Provider organizations respond to Kaiser analysis of nursing homes
The lower five-star ratings for nursing homes that were forecast in February by the federal government are evidenced in a new analysis by the Kaiser Family Foundation. That analysis found that more than one-third of the nation’s 15,500 nursing homes, caring for 39 percent of all nursing home residents, received one- or two-star ratings under the Centers for Medicare & Medicaid Services’ (CMS’) recently revamped five-star quality rating system.
The news is making headlines in general media outlets but is not surprising, maintain two organizations representing providers.
“Nothing about the [nursing] centers and the quality of care being delivered has changed,” Greg Crist, senior vice president of public affairs for the American Health Care Association (AHCA), tells Long-Term Living, adding that consumers should not be alarmed. “What CMS did was recalibrated, which caused some centers to lose a star on paper. Across the board, skilled nursing centers have improved in quality, and what CMS has done has adjusted its five-star ratings to reflect that.” AHCA represents for-profit and not-for-profit providers.
In February, CMS announced the changes to its Nursing Home Compare website for consumers, incorporating measures related to the use of antipsychotic medications into the five-star ratings used on the site as well as changing calculations related to quality and staffing. At the time, CMS indicated that the changes would mean that several nursing homes would receive lower ratings even though their quality had not changed. CMS even posted information on its website to explain the new ratings to consumers.
Even after the changes, more than half of nursing homes remain four- or five-star centers, Crist notes. “We feel good about that,” he says, adding that AHCA’s recently extended quality initiative will lead to further improvements. “We're going to continue to hit high marks in quality.”
The Kaiser study, based on an analysis of star ratings in the Nursing Home Compare database, found higher overall ratings among non-profit nursing homes, with one-third of such nursing homes earning five stars compared with 18 percent of for-profit homes. It also found generally higher ratings for nursing homes with fewer beds than larger homes. Thirty-nine percent of nursing homes with fewer than 60 beds received a five-star rating compared with 14 percent of nursing homes with more than 120 beds.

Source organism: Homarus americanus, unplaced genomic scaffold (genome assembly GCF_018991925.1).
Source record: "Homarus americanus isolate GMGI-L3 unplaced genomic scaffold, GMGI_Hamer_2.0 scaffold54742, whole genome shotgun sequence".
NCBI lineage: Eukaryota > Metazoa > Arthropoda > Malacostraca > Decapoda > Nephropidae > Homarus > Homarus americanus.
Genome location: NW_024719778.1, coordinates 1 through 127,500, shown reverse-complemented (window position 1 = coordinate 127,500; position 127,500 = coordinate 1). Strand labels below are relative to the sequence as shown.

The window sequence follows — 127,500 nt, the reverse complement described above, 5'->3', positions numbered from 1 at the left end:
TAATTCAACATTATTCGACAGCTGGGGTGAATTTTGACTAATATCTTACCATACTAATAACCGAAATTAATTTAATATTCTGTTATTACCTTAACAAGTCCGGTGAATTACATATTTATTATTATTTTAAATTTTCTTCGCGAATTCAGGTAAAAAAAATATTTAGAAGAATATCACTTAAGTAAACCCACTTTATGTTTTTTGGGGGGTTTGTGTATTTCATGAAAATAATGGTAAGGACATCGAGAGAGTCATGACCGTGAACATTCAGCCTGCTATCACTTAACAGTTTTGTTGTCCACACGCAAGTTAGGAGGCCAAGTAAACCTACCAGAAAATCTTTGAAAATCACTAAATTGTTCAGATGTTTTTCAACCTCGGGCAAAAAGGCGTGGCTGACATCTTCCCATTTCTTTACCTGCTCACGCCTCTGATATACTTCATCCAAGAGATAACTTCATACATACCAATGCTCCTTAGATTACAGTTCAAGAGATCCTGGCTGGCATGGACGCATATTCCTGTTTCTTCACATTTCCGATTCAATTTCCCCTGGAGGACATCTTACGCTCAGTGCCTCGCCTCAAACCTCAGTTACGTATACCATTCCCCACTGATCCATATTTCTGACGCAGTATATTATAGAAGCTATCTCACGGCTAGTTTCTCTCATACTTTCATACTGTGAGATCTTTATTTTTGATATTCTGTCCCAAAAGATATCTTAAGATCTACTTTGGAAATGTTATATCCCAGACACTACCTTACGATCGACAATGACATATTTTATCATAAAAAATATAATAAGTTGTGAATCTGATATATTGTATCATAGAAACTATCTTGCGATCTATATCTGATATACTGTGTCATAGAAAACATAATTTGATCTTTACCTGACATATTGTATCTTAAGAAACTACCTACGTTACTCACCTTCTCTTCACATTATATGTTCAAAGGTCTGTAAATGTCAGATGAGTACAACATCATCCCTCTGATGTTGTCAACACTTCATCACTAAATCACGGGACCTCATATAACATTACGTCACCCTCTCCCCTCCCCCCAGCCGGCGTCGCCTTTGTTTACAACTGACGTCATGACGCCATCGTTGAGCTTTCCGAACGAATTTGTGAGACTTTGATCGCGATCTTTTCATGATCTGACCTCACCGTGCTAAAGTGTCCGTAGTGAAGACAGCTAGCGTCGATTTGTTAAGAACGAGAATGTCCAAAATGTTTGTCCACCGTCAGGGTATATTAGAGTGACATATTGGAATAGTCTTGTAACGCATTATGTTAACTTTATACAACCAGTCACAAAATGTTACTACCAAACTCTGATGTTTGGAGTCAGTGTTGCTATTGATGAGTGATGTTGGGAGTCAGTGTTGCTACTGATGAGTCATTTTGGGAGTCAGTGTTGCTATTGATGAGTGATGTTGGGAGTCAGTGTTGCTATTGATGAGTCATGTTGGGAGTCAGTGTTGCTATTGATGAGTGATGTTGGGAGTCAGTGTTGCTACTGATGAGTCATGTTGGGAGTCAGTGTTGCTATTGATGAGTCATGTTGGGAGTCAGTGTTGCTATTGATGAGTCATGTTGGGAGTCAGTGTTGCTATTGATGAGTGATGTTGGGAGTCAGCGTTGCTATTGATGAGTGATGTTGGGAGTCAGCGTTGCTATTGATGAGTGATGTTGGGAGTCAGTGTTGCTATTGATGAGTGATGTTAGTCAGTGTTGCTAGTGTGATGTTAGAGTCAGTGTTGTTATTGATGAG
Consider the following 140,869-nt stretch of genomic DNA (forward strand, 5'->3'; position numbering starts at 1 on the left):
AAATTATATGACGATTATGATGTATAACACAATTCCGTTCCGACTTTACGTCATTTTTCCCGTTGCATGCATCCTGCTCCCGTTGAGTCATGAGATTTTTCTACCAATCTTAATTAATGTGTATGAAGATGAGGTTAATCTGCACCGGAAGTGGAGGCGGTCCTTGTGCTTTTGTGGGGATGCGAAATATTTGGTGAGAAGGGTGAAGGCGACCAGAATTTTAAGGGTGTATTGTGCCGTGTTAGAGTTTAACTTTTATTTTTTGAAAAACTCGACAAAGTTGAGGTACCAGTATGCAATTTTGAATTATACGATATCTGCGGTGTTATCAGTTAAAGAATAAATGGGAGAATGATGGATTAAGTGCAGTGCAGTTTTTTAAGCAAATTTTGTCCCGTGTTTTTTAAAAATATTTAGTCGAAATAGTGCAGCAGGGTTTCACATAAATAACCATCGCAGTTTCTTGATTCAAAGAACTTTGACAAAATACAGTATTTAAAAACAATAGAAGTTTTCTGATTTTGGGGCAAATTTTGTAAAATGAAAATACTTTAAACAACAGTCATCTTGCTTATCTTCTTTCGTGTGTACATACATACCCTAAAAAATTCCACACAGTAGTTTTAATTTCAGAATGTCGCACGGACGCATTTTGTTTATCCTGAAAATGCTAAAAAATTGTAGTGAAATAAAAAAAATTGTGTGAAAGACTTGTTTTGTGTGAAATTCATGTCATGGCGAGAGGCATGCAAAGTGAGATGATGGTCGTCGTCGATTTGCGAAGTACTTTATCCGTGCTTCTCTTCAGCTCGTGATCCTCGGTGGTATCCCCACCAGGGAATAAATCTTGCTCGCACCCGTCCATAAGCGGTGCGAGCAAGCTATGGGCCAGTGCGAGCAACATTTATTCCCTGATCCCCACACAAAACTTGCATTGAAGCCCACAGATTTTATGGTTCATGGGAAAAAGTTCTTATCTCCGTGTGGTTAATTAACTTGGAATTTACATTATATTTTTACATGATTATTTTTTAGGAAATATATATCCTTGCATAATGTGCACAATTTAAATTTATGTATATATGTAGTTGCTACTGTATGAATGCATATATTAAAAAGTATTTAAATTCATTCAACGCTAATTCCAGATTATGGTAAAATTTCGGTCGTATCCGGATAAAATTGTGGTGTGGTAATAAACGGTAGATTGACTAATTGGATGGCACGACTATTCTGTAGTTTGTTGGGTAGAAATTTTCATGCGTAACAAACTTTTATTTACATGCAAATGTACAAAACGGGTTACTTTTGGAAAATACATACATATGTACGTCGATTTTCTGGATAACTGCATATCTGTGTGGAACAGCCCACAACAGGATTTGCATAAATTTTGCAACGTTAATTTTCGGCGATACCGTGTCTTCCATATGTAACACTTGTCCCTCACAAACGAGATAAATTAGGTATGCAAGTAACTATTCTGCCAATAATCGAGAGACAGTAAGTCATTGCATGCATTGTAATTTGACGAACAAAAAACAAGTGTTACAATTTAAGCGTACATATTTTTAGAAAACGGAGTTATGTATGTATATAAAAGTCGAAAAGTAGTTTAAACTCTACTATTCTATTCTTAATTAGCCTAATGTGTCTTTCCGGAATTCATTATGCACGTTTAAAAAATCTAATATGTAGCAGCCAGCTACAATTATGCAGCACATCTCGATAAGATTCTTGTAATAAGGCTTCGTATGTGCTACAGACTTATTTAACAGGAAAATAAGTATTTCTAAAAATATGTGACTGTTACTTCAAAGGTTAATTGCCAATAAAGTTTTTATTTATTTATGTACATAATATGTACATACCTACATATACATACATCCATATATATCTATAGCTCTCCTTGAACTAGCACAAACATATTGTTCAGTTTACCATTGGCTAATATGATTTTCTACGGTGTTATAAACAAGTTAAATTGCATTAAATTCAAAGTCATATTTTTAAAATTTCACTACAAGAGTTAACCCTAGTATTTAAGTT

LeadingAge, which represents not-for-profit providers of care and services, tells Long-Term Living that the organization’s position on the topic has not changed since 2012, when its president and CEO, Larry Minnix responded to lists published by U.S. News & World Report and USA Today. At the time, he wrote: “When I look at the U.S. News list of those home consistently receiving 5 stars, most are from states with more generous Medicaid reimbursement rates and the vast majority are not-for-profits. When I look at USA Today’s list of repeated 1-star homes, most are from states with poor reimbursement rates and are for-profit.” Quality, Minnix added, depends on sponsorship, staffing and adequate reimbursement.
The Kaiser report also documents considerable variation in nursing home ratings across the states. In 22 states and the District of Columbia, for example, at least half of nursing homes received ratings of four or five stars. In 11 states, however, more than 40 percent of nursing homes received ratings of one or two stars. The states with the greatest share of lower-rated nursing homes include Texas, where 51 percent of all nursing homes received a one- or two-star rating, followed by Louisiana (49 percent) and Georgia, Oklahoma and West Virginia (46 percent each). In nine states, at least one in five nursing homes received one star, the lowest possible rating.
At the county level, two-thirds of all counties in the United States had at least one nursing home with a four- or five- star rating, whereas the remaining one-third of counties have only nursing homes rated with fewer stars (27 percent) or no Medicare or Medicaid-certified nursing homes at all (seven percent).
For the full analysis, see Reading the Stars: Nursing Home Quality Star Ratings, Nationally and by State.
Lois A. Bowers was senior editor of I Advance Senior Care / Long-Term Living from 2013-2015.
Topics: Articles , Medicare/Medicaid